The advancement of next-generation high-throughput sequencing technologies has been revolutionizing genomic studies in the last decade. In particular, the RNA sequencing (RNA-Seq) technology, which has deep coverage and base level resolution, enables investigating human and other eukaryotic species’ transcriptomes (i.e., sets of RNA molecules in cells) with unprecedented detail and clarity. Unlike previous technologies such as microarrays, RNA-Seq provides information on alternative splicing (i.e., how is the DNA of one gene possibly transcribed into multiple RNA sequences) as well as gene expression on a genome-wide scale without requiring prior knowledge on RNA sequences. This superior advantage of RNA-Seq enables the discovery of novel RNA isoforms (i.e., RNA molecules transcribed from the same gene but having different sequences) and the estimation of isoform expression, two crucial steps to understanding molecular mechanisms of diseases and other biological phenomena, in a high-throughput manner. Before the invention of RNA-Seq, RNA isoforms have been discovered on a gene-to-gene basis, and the discovered isoforms are recorded inannotations (i.e., databases of genes and their RNA isoforms). Previous methods that aim to discover and quantify RNA isoforms from RNA-Seq data belong to two categories: “annotation-based” and “annotation-free”. The former utilizes existing annotations to aid isoform discovery, but is hindered by the incompleteness of annotations. The latter uses no annotation information but directly assembles RNA isoforms from RNA-Seq data; however, it is affected by widespread non-systematic noise and biases in the data.
In , we developed a method “SLIDE” (Sparse Linear modeling of RNA-Seq data forIsoform Discovery and abundance Estimation), which defines a new category—“annotation-aided” methods for discovering and quantifying RNA isoforms from RNA-Seq data. SLIDE, which uses a stochastic approach to account for RNA-seq noise and borrows information from known isoform structures, is an annotation-aided method. Combining information from both annotations and RNA-Seq data, SLIDE has the advantage of being more capable to find novel isoforms (compared to annotation-based methods) as well as being more robust to data noise and biases (compared to annotation-free methods). After its publication, SLIDE has received considerable attention from the RNA-Seq field (cited for 91 times) and has been adapted for use by the modENCODE consortium (a nationwide project that aimed to identify all of the sequence-based functional elements in the genomes of two model organisms, the nematode worm C. elegans and the fruit fly D. melanogaster) (Brown et al, Nature, 2014; Boley et al, Nature Biotechnology, 2014). In an independent assessment of multiple isoform discovery methods conducted by the RGASP consortium, SLIDE achieved top performance as compared to other methods (Steijger et al, Nature Methods, 2013).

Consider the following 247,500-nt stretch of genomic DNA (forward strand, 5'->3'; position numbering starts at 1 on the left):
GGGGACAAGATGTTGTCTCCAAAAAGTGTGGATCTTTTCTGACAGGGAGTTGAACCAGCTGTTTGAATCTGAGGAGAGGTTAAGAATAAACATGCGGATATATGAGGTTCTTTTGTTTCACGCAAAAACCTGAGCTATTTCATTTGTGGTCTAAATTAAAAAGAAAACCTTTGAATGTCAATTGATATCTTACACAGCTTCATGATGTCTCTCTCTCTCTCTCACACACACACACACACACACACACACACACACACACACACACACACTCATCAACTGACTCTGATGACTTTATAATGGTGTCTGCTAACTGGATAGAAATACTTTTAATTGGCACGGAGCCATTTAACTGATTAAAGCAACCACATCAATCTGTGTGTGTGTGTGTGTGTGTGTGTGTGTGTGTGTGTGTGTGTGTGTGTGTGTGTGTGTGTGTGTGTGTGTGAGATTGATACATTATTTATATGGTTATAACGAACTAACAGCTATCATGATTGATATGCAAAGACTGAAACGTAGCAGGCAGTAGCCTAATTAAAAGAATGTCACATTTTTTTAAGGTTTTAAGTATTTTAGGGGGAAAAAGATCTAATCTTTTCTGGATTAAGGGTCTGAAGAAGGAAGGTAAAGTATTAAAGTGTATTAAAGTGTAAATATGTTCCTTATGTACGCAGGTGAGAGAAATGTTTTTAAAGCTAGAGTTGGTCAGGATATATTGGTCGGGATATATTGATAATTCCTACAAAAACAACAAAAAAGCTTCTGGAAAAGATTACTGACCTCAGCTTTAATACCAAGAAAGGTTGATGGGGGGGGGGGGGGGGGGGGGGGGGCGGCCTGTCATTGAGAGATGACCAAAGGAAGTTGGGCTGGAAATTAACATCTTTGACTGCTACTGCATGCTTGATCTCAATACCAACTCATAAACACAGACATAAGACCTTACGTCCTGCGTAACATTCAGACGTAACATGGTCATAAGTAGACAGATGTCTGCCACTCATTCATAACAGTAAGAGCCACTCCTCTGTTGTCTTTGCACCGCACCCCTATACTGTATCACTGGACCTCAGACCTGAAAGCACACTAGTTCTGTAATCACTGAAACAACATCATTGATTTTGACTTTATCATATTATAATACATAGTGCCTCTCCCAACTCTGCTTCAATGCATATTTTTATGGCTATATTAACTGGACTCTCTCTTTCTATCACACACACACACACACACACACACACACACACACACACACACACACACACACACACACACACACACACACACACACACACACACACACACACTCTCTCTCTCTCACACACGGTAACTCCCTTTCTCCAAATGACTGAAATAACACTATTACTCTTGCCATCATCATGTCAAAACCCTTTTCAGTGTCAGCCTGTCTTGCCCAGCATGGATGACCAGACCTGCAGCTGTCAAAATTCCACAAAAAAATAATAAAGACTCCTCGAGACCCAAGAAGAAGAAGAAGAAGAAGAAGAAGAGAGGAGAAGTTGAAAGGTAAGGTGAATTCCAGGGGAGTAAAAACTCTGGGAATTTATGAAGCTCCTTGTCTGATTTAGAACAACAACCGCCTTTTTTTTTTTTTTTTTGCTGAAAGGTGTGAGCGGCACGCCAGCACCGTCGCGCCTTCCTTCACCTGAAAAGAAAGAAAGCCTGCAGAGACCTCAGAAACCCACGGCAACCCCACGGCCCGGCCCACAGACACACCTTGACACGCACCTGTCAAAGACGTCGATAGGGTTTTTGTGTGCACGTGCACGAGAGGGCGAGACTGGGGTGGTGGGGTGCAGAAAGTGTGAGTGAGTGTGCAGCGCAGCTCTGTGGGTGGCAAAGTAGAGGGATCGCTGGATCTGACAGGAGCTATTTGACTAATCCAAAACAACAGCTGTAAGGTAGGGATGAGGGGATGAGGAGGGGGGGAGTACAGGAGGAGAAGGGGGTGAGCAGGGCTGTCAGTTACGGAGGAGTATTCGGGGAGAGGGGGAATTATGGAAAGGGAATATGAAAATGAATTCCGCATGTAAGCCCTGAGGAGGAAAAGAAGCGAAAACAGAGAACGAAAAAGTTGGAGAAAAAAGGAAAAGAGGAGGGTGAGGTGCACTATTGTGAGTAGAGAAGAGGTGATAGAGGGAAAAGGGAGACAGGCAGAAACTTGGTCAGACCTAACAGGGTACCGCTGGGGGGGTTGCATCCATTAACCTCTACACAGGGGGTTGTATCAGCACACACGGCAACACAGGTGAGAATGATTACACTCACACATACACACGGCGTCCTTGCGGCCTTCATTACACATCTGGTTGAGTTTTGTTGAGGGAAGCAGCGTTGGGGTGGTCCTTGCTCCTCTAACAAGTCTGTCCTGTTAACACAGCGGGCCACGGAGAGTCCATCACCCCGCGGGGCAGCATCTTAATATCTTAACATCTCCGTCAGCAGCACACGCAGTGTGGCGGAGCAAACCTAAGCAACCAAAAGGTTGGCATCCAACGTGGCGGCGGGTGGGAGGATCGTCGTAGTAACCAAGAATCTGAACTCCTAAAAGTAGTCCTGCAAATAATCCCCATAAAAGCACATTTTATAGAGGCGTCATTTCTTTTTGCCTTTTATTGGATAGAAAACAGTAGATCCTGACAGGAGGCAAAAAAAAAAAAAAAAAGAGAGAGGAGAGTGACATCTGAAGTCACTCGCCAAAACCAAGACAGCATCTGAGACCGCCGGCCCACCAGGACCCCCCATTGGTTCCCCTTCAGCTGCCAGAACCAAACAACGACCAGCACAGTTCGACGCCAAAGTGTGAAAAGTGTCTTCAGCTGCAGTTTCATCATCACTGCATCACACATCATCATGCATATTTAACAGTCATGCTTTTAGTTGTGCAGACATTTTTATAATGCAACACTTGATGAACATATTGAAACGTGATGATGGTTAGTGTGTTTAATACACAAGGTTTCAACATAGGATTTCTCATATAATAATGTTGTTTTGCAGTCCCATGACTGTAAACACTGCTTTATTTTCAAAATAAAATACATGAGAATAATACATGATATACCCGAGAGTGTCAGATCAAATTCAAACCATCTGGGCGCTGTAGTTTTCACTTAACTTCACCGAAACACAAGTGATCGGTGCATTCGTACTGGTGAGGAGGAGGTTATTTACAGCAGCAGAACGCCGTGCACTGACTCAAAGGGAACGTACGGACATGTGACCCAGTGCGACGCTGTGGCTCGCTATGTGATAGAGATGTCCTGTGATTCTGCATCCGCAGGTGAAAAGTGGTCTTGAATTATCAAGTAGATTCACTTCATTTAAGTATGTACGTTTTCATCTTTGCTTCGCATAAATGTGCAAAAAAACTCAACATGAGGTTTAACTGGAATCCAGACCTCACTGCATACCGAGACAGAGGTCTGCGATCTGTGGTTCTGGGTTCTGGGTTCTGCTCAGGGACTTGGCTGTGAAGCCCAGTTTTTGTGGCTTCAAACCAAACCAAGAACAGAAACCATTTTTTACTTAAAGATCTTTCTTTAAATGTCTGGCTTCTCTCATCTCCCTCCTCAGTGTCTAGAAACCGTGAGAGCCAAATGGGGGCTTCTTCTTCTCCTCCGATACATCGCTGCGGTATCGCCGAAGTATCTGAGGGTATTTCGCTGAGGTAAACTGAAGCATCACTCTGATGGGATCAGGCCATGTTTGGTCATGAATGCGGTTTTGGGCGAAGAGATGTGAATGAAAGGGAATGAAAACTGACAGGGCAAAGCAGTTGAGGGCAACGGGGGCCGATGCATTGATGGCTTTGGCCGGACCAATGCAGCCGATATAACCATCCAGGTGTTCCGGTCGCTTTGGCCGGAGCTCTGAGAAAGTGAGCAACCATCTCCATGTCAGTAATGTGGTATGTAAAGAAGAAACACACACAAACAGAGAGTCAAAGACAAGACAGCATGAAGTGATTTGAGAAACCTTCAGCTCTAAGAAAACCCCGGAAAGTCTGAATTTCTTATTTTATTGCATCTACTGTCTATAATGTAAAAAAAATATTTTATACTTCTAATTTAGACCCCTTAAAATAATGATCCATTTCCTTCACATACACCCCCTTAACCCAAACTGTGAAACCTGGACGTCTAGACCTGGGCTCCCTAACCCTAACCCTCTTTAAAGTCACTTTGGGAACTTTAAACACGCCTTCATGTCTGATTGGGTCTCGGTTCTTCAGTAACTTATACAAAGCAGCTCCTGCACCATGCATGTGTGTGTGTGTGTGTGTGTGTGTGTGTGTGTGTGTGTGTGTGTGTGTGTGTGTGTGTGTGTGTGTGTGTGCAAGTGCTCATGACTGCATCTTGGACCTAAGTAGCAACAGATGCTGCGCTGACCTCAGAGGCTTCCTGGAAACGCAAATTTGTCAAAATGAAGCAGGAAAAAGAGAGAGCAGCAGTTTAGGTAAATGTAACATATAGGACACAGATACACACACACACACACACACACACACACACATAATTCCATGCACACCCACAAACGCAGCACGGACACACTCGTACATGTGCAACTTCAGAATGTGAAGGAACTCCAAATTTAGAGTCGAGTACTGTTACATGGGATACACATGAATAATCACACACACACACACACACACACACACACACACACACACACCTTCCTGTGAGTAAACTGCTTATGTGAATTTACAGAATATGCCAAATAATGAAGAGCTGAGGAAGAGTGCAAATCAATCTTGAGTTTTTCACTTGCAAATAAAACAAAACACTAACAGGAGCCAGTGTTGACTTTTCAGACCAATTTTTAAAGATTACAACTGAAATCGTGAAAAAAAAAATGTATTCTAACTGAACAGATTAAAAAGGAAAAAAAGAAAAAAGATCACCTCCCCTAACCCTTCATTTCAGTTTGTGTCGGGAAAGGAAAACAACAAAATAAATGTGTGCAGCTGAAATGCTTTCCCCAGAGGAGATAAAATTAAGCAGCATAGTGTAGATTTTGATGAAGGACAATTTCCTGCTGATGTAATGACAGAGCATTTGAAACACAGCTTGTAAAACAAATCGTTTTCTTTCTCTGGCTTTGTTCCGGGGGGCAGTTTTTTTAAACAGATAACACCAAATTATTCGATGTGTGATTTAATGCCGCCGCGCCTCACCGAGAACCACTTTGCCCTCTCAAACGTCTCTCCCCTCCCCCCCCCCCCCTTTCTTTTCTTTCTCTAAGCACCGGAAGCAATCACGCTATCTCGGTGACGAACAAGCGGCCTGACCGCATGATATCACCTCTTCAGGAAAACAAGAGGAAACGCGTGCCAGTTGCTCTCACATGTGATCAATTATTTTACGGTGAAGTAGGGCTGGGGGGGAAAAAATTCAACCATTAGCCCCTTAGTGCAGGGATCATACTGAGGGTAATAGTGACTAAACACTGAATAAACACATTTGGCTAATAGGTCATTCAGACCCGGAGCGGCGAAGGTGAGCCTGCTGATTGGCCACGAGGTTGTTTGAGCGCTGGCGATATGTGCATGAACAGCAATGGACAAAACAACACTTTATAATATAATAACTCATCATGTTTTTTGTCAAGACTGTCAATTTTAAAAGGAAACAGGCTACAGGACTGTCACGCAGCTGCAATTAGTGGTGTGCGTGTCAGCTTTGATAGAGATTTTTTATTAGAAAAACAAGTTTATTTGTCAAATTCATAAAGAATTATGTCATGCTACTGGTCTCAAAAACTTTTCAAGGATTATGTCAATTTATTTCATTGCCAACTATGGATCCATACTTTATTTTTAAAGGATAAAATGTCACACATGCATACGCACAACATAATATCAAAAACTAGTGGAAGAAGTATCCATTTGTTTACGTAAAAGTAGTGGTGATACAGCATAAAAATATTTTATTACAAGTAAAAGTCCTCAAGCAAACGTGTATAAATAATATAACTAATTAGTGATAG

However, the isoform discovery task remains a great challenge in studying human transcriptomes, mostly because the complex alternative splicing mechanisms of human genes lead to an ultra large search space of possible RNA isoforms. Therefore, in  we developed a method “NMFP” (Nonnegative Matrix Factorization Based Preselection) as an upstream preselection step that significantly improves the precision and recall rates of SLIDE and other methods for isoform discovery. Moreover, to further improve the accuracy of estimating isoform expression, in  we developed an umbrella statistical method “MSIQ” (Joint Modeling of Multiple RNA-Seq Samples for Accurate Isoform Quantification) to jointly use the information in multiple RNA-seq replicates while accounting for possible replicate heterogeneity. Both NMFP and MSIQ are useful tools to boost the performance of existing methods and facilitate the reuse of large-scale RNA-Seq data sets in public repositories for new studies. Our contribution to the method development for RNA-Seq data has been well recognized by the field, and we are currently funded by an NIH R01 grant to pursue important research questions in this direction.
In addition, in [4 and 5] we have used statistics to quantify the relative contributions oftranscription (i.e., information flow from DNA to RNA) and translation (i.e., information flow from RNA to protein) in determining protein abundances in animal cells. By re-analyzing existing large-scale transcriptomic and proteomic data, we showed that transcription is the dominant step, in contrast to the claims of many papers over the last decade that had suggested that translational control plays the larger role. Furthermore, our ongoing work in  shows that decomposing translational rate into RNA dependent and independent components further reveals mechanisms behind translational control.